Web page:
Researchers working in Burma have uncovered the fossilized remains of a 99-million-year old male daddy longlegs with its penis fully extended and erect. It’s possibly the oldest—and longest held—erection in the history of science.
Anthropologists working in Kenya have uncovered the remains of a group of prehistoric foragers who were ruthlessly massacred about 10,000 years ago. It’s considered the earliest example of organized violence among nomadic hunter-gatherers, a rare find that’s offering an unprecedented glimpse into what life—and…
Researchers from Italy and Tunisia recently uncovered an unusual fossil: a bus-sized marine crocodile with teeth meant to crush bones. The fossil’s location suggests that the Jurassic extinction event that occurred over 200 million years ago may have been a long, gradual process, rather than a sudden, global snuffing…
Meet the titanosaur. It’s the newest exhibit at the American Museum of Natural History, and it’s a dinosaur cast so large it doesn’t even fit into a single room.
This fossil of an ancient winged ant queen was recently discovered along the banks of the Flathead River in Montana. It’s the first of its kind ever discovered, and it’s forcing scientists to rethink when these creatures first appeared on Earth.
For years, the term “Anthropocene” has been used to informally describe the human era on Earth. But new evidence suggests there’s nothing informal about it. We’re a true force of nature — and there’s good reason to believe we’ve sparked a new and unprecedented geological epoch.
If you thought Jurassic World had the craziest picture of dinosaur behavior, get ready to be reminded that reality can always get weirder. Researchers have found evidence that dinosaurs danced, both to terrify their enemies and impress their would-be lovers.
The nearly intact fossil of a 4-million-year old whale has been unearthed at a construction site in Santa Cruz County. Discovered well above sea level, the bones made their way to the mountains through the shifting of tectonic plates.
It’s always a good day when you get your stolen, $230,000 Tyrannosaurus skull back.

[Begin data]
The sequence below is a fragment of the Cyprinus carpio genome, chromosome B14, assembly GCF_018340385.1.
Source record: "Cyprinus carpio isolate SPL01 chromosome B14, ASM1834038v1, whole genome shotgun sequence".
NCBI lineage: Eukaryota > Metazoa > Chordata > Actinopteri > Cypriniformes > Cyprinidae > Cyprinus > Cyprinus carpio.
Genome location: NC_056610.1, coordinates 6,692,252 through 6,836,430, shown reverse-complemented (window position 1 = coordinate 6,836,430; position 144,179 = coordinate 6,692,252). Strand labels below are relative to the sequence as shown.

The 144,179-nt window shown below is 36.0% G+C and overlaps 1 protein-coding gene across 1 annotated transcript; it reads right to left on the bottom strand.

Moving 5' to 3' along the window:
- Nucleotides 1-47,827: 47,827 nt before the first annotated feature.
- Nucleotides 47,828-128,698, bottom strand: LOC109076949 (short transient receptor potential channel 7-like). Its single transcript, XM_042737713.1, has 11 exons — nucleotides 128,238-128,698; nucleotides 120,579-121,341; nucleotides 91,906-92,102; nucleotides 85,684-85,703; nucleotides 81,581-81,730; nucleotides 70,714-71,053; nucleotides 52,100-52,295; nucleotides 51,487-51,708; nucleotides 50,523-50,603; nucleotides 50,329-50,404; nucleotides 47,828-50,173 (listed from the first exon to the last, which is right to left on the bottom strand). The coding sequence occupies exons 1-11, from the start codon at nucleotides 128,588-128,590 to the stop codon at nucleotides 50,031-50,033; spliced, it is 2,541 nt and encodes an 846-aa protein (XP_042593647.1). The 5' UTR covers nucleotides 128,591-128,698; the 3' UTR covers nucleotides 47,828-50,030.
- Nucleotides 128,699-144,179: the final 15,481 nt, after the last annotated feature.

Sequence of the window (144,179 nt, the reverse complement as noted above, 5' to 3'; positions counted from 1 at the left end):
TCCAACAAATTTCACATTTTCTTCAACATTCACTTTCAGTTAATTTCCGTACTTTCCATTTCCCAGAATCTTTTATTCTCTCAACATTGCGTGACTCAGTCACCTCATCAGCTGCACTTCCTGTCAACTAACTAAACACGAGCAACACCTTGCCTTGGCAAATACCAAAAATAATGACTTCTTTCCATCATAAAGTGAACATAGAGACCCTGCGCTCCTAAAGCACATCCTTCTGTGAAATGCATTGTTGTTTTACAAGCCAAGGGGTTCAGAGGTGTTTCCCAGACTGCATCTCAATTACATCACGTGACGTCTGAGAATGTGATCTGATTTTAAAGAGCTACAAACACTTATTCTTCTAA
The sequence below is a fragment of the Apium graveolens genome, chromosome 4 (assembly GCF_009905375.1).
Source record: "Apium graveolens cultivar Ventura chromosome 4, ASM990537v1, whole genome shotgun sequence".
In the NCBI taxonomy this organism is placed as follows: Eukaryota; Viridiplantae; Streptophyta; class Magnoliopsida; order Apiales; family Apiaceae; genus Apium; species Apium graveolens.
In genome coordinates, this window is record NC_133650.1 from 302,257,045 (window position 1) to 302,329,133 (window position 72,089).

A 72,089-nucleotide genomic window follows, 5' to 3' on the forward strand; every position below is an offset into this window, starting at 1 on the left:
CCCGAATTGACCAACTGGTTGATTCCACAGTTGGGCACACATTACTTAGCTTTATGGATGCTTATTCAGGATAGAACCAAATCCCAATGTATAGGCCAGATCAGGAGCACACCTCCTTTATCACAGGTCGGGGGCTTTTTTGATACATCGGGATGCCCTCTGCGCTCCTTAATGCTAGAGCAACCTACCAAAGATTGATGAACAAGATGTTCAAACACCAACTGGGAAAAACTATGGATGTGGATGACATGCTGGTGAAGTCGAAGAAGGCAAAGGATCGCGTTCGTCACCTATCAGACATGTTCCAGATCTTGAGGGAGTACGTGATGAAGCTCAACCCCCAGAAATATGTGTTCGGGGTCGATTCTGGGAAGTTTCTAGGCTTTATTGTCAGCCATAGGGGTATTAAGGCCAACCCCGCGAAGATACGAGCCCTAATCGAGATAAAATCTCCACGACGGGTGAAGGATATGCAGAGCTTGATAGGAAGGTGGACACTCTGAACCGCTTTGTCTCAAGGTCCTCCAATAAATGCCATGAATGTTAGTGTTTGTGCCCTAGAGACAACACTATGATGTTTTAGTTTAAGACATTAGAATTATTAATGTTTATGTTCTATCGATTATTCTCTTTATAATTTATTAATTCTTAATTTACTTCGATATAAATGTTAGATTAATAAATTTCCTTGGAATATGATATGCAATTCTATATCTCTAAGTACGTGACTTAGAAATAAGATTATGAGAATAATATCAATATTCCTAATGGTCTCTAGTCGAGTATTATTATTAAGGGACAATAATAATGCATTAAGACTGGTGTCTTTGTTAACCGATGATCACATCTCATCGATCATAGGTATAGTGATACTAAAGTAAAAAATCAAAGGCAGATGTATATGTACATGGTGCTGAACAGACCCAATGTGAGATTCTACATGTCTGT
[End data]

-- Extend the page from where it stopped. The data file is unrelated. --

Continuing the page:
For nearly two centuries, scientists have puzzled over how plesiosaurs—a marine reptile that lived during the time of dinosaurs—propelled themselves through the water. Using computers, scientists have simulated the plesiosaur swimming technique, and it’s remarkably similar to how penguins do it.
For the first time, paleontologists have isolated original blood vessels from a dinosaur. You’re looking at the tattered fragments of the structures that channeled blood through the legs of Brachylophosaurus canadensis, a 30-foot-long hadrosaur that roamed Montana 80 million years ago.
A pterosaur fossil has been discovered in Texas. It has a relative that is close genetically but not geographically—meaning ancient pterosaurs could have made very, very long journeys.
A team of scientists has unearthed the fossil remnants of a tropical forest on the arctic island of Svalbard, and it could help explain one of the most dramatic climate shifts in Earth’s history.
Russian scientists have displayed the remains of two ancient cave lion cubs found preserved in permafrost. Dubbed Uyan and Dina, the unfortunate pair died just a few weeks after birth. Scientists say they’re the most complete remains of this extinct species ever found—whiskers and all.
A new dinosaur species sheds some light on how duck-billed dinosaurs got their crests. Paleontologists say Probrachylophosaurus bergei is a missing link between two other species, and it fills in vital pieces of the story of how crests evolved.
The cosmic shock came out of nowhere. One day, circa 66 million years ago, a chunk of space rock about six miles in diameter struck the Earth in what is now the Yucatan Peninsula, sparking the fifth mass extinction in Earth’s history. But what if the massive bolide had missed? What would life be like now if that mass…
Conventional wisdom says that brains don’t fossilize, but these seven fossilized brains beg to differ.
It’s easy to get excited about new fossil discoveries, but sometimes a second look at an old find can reveal something just as surprising.
An undergraduate student from the University of Alberta has uncovered the fossilized remains of an Ornithomimus dinosaur with preserved tail feathers and soft tissue. The remarkable specimen is offering important insights into the plumage patterns of these ancient creatures, while tightening the linkages between…
There’s never been a better time to be a dinosaur hunter — or, if you can’t get your boots out in the field, a fossil fan. Paleontologists are announcing a new species of dinosaur at the rate of about one every two weeks. But are we ever going to find them all?